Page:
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What I wish I knew sooner

Moms of multiples look back (and ahead) on raising kids born together

Moms of multiples look back on raising kids born together

Twins, Cloe Rissin  (second from the left) and Zoe Rissin (far right), share a strong bond and terrific sense of humor, says their mom, Jeanne Devine (far left). Dad, Howard Rissin, stands between the girls.

When Meaghan and Samuel Lane's two boys and two girls arrived prematurely four years ago, medical complications arose. All four needed oxygen. One son, Kevin, died at three days old. Their other son, Dillon, developed cerebral palsy and their daughter, Aubree, needed a tracheotomy when she was 2.   

Yet, Lane didn't ask for help. "I wish I would have taken more help in the beginning," said Lane, of Cuddebackville. "Don't be bashful. Let them bring you a meal. Accept whenever people want to feed a baby. I wish I let more people in."

Ask for and accept help.
Everyone needs a helping hand every now and then. Mothers of multiples? More 'now' than 'then.'

Jeanne Devine of Fishkill went with a friend's suggestion when her identical twin daughters, Chloe and Zoe Rissin, 12, were babies. Whenever visitors asked to hold a baby, Devine asked them to first do a small chore from a posted list.
"There's no shame in help; there's no embarrassment," she said. "We always could use extra hands."

Alexis Asp of Hopewell Junction turned to online mothers' groups of multiples when her and her husband, Peter's triplets arrived. One group met occasionally to relax and connect while their kids played.

"They told horror stories and I felt better knowing everyone else was in the same position," Asp said.

She also has gotten support from her community. At Our Savior Lutheran Church in Fishkill, a pew is reserved for the expansive family during mass. The Mid-Hudson Children's Museum in Poughkeepsie has enjoyed the family's twice-monthly visits and Julie's Jungle in Hopewell Junction allows the kids to play  within gated areas, an important consideration when tracking a handful kids simultaneously.

"You can no longer just go for a cup of coffee with one kid in tow," said Asp. "Julie's Jungle is a go-to because you have to go where kids can run around."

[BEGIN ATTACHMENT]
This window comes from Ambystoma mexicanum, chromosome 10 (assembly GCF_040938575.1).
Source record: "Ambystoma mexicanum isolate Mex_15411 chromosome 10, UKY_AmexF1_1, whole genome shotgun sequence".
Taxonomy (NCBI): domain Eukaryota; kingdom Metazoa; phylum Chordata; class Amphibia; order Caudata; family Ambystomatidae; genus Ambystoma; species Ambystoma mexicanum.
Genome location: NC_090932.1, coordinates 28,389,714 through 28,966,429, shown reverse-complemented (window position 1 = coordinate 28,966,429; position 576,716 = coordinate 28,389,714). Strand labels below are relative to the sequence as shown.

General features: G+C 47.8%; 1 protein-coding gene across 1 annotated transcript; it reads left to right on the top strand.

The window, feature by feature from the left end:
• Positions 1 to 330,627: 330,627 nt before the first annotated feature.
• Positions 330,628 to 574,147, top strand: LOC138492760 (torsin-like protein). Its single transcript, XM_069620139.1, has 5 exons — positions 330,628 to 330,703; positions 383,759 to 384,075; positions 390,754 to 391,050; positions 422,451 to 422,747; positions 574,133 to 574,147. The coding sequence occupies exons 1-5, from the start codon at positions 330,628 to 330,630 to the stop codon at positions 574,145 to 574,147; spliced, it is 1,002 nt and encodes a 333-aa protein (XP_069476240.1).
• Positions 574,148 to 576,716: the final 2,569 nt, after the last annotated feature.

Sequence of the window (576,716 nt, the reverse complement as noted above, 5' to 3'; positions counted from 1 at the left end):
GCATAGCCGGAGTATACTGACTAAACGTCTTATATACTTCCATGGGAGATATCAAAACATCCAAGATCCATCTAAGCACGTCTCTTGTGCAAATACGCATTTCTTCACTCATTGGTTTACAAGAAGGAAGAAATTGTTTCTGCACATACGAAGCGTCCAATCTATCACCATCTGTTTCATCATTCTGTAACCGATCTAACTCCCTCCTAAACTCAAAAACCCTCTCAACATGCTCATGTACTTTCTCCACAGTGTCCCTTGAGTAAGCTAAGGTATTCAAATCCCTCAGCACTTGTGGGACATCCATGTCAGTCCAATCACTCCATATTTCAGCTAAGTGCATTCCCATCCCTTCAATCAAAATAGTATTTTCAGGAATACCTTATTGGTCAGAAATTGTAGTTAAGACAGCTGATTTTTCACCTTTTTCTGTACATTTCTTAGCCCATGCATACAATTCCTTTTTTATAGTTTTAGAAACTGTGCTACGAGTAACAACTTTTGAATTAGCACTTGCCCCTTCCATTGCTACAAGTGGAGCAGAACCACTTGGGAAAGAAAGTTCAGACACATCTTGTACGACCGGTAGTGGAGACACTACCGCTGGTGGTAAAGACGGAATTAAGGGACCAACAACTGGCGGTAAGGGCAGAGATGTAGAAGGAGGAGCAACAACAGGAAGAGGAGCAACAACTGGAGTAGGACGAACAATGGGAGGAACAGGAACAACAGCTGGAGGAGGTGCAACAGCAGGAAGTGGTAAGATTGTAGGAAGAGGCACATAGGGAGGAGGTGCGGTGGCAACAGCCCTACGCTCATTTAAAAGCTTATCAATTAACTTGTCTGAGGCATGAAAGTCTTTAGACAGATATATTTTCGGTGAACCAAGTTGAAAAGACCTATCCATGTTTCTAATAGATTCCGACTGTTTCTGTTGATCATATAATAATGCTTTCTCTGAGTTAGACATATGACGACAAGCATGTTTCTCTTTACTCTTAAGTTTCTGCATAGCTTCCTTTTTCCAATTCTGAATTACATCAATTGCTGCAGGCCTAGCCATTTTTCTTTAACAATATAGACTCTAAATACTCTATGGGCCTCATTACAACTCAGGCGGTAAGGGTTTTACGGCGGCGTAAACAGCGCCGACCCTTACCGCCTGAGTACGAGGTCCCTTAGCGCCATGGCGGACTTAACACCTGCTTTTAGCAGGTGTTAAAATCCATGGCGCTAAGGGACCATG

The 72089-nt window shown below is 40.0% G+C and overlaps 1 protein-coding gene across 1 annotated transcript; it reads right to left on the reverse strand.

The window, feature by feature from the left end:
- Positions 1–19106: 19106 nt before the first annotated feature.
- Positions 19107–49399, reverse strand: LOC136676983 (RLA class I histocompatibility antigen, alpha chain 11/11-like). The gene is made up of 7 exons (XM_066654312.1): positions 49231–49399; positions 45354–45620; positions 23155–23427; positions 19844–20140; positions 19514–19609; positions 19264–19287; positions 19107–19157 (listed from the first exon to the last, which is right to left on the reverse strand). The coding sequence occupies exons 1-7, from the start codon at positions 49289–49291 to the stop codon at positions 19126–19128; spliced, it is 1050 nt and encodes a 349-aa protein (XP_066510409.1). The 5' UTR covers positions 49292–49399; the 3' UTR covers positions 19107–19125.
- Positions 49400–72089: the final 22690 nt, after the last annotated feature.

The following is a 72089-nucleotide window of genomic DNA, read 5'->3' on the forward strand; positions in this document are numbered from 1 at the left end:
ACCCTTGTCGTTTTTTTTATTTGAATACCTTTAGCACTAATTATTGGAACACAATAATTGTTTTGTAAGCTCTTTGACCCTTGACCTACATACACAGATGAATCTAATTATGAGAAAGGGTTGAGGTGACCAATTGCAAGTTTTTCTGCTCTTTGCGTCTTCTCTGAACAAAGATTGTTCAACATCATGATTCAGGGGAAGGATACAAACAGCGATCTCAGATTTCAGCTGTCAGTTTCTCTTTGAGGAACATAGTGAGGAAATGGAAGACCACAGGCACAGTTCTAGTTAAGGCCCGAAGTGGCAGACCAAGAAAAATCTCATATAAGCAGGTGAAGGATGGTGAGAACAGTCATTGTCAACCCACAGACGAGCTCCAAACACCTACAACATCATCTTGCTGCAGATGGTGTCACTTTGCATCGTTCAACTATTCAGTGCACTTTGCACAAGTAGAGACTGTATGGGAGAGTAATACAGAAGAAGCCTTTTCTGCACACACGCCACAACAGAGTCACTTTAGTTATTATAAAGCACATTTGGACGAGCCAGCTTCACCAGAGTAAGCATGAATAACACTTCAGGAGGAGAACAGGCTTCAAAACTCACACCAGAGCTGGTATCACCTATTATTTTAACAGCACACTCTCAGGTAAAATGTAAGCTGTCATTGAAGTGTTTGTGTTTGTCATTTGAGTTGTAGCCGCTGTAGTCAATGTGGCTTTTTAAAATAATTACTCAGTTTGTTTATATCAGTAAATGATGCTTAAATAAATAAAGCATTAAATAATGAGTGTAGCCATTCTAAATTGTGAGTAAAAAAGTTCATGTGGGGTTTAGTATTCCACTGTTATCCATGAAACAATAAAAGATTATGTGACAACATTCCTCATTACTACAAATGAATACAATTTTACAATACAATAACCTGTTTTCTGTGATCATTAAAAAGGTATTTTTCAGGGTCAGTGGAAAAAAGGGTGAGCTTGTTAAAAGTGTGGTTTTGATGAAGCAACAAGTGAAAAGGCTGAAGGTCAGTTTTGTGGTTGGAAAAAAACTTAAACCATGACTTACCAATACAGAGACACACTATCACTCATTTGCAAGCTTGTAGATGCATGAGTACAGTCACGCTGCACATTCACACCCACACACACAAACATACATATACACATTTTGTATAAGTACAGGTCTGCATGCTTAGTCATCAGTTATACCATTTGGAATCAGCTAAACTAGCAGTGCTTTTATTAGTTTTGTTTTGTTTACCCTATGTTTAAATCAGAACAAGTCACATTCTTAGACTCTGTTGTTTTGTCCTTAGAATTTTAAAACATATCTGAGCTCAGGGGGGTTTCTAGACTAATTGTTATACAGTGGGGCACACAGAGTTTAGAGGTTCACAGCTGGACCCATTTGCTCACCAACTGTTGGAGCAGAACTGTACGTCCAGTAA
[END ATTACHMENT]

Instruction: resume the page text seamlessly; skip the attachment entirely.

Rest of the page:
These days Lane looks to Facebook groups, Quadmoms, and Orange County Moms of Multiples for needed support but she's also found that accepting help can save money. At her baby shower, for instance, she got a year-and-a-half's worth of diapers and baby wipes. She also appreciates out-grown kids' clothes from friends, plus her family's scholarship from Kelly's Music Corner in Middletown.

"We struggle," Lane said. "We do couponing and have support from the family, as well."

Keep organized. With so many kids moving around, Asp wished she knew how chaotic life would be once she had triplets. Staying organized has been key, which she learned from attending to the varied needs of her eldest, Tyler Damo, 27, who has autism and lives with the family. 

"I have a binder for each one of my children," she said. "In the front are their medical papers. I have all their schoolwork of the year."

Asp also prints weekly to-do lists for herself and husband and posts a weekly calendar for the kids to show them what's coming up. Bins and cubbies hold the kids' gear and Asp stocks her car with essentials, like snacks, coloring books and crayons, portable chairs and soccer gear.

"You have to be prepared," she said. "Even at doctors' appointments, you have to go in with a bag."

Lane has relied on a schedule to keep her household in order since her kids were babies.

"We are very routine," she said, including times for naps, tooth-brushing, bed and medicine. "Everyday at noon they nap. We just stuck with it."

Devine manages her family's days by setting priorities, making lists and letting the rest go.

"My family joked that my tombstone would be made of lists," she said. "I had constant lists on scraps."

Still, she said, moms need to give themselves a break because everything isn't going to get done.

"If everyone's alive at the end of the day, you're good," she said.

She also focuses on her family's needs, like when her twins began kindergarten. They tired early, so she served them a 4 p.m. dinner, gave then a bath and if they were sleepy, put them to bed.

"We did it for about six months," she said. "It worked until they became acclimated."

Manage kid comparisons and key relationships. Lane sees her children separately, but also enjoys time with all of them.

"I will take them one at a time to the store for one-on-one time with them," she said, adding that Dillon plays with anyone, while the girls have a strong bond with each other.

Because Asp's girls have similar interests and are at the same level, she's tended to group them together.  

"It's incredibly tough, but you have to (treat them as individuals) because all your kids are different. Madelyn is artistic. Annabelle can run a mile. Timewise it's hard to fit in. Soon they're going to want to do their own things. But it's tough." 

Devine hasn't had an issue comparing her girls, who look alike, although their styles differ. Harder,  is when others don't take the time see differences between them.

"I have to tell the girls to let it go," she said.

When she was struggling with new motherhood, diapers and crying babies, Devine wished she know how much fun her girls would be.

"They get to be 2 or 3 and are telling you hilarious stories about Batman," she said. "They're super- funny. They're a united front and have amazing imaginations. They do the craziest things," like inventing a secret handshake with dance moves.

"It's hilarious," Devine said. "It's the best."

Karen Maserjian Shan is the editor of Hudson Valley Parent.